• Secured by the principal residence

  • Limited to recourse debt under $2 million

  • Mortgage workout debt relief qualifies

Only portion is acquisition debt
Only Portion is Acquisition Debt


  • Ordering rules are required if acquisition debt less than total debt relief

  • Any forgiven home equity debt not used for improvements cannot be excluded

Mortgage debt forgiveness facts checklist
Mortgage Debt Forgiveness Facts/Checklist


  • Must be principal residence

  • Must be acquisition indebtedness

  • Homeowner not bankrupt

  • Homeowner not insolvent

  • Cancellation is not for personal services

  • See Interactive COD calculator on IRS website

Reduce basis of residence
Reduce Basis of Residence


  • Basis of home is reduced by the amount of excluded income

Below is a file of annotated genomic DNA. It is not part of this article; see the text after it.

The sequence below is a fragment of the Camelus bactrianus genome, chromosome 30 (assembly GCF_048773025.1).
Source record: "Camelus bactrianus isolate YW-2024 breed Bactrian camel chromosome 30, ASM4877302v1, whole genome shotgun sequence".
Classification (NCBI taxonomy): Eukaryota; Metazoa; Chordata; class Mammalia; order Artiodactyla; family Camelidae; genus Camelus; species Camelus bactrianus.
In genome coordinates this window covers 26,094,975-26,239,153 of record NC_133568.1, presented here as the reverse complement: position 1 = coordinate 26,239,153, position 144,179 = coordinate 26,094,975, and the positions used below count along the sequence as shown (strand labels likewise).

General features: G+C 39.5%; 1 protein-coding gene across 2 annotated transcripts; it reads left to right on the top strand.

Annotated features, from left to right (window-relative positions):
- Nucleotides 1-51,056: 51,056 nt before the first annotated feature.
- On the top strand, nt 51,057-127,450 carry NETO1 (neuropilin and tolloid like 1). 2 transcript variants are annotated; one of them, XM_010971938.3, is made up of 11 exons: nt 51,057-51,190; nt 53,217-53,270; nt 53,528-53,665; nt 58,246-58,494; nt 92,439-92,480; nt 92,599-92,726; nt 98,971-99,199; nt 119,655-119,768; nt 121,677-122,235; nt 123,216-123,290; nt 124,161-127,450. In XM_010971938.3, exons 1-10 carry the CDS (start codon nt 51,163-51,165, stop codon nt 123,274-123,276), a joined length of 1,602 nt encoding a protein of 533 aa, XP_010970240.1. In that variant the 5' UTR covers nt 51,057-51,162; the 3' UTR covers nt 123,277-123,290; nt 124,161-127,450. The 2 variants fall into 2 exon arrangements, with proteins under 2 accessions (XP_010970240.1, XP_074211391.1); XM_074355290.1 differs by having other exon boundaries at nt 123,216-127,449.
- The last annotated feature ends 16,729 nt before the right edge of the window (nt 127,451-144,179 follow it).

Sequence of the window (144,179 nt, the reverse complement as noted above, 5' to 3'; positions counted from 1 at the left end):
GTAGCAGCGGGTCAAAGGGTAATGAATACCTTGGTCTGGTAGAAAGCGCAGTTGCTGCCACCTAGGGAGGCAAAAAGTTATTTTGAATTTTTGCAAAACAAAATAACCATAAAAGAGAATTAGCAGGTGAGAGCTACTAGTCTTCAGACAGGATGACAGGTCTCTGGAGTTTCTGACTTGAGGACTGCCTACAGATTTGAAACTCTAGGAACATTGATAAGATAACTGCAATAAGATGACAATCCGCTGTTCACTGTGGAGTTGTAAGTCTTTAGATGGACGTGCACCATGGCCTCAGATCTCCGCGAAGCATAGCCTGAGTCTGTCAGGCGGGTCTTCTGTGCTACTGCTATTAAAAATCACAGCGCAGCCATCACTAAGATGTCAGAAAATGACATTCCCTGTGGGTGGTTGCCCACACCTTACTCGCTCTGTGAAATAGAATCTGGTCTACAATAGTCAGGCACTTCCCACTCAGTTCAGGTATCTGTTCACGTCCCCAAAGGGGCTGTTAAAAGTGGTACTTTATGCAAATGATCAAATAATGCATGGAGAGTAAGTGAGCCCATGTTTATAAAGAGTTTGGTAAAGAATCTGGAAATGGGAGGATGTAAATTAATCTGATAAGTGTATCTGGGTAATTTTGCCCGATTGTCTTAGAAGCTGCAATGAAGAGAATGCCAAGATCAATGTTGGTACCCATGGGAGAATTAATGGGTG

• Turns ordinary income back into capital gains

Passive activities


Passive Activities

469 passive loss overview
§469 Passive Loss Overview


  • Passive losses only deductible to the extent of passive income

  • Excess losses carried forward

  • Current year passive income may be offset by prior year passive losses

  • Losses are allowed if

    • Complete disposition

    • To unrelated party

    • In taxable transaction

What activities are passive
What Activities Are Passive?


  • Rentals, regardless of level of participation

  • Trade or business, if no material participation

Irs issues 7 rental activity tips
IRS Issues 7 Rental Activity Tips


  • Income reported when received

  • Advance rent reported when received

  • Security deposits not taxable unless kept

  • Property or services in lieu of rent taxable

  • Expenses paid by tenants are income

  • Expenses pertaining to rental deductible

  • All personal use must be pro rated

Rental activities that aren t